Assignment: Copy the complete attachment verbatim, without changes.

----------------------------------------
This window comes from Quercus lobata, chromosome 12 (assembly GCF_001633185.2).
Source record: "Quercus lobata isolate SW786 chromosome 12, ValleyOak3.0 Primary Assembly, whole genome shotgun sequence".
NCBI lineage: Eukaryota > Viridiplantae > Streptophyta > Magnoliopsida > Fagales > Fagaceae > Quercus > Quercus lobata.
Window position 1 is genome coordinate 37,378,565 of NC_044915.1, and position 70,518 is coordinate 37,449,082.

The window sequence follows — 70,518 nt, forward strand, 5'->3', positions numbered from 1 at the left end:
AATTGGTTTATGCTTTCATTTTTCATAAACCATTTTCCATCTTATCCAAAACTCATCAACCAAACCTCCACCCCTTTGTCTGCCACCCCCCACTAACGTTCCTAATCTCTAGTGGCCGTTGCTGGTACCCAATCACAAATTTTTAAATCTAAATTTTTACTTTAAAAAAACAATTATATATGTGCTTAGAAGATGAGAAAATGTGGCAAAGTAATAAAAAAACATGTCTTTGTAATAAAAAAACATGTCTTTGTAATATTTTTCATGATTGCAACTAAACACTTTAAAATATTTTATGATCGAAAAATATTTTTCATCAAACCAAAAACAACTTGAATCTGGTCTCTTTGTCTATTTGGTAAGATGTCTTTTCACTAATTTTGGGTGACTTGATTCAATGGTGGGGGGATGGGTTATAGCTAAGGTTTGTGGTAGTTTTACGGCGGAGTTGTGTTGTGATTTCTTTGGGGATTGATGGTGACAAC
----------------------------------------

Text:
This window comes from Quercus lobata, chromosome 12 (assembly GCF_001633185.2).
Source record: "Quercus lobata isolate SW786 chromosome 12, ValleyOak3.0 Primary Assembly, whole genome shotgun sequence".
NCBI lineage: Eukaryota > Viridiplantae > Streptophyta > Magnoliopsida > Fagales > Fagaceae > Quercus > Quercus lobata.
Window position 1 is genome coordinate 37,378,565 of NC_044915.1, and position 70,518 is coordinate 37,449,082.

The window sequence follows — 70,518 nt, forward strand, 5'->3', positions numbered from 1 at the left end:
AATTGGTTTATGCTTTCATTTTTCATAAACCATTTTCCATCTTATCCAAAACTCATCAACCAAACCTCCACCCCTTTGTCTGCCACCCCCCACTAACGTTCCTAATCTCTAGTGGCCGTTGCTGGTACCCAATCACAAATTTTTAAATCTAAATTTTTACTTTAAAAAAACAATTATATATGTGCTTAGAAGATGAGAAAATGTGGCAAAGTAATAAAAAAACATGTCTTTGTAATAAAAAAACATGTCTTTGTAATATTTTTCATGATTGCAACTAAACACTTTAAAATATTTTATGATCGAAAAATATTTTTCATCAAACCAAAAACAACTTGAATCTGGTCTCTTTGTCTATTTGGTAAGATGTCTTTTCACTAATTTTGGGTGACTTGATTCAATGGTGGGGGGATGGGTTATAGCTAAGGTTTGTGGTAGTTTTACGGCGGAGTTGTGTTGTGATTTCTTTGGGGATTGATGGTGACAAC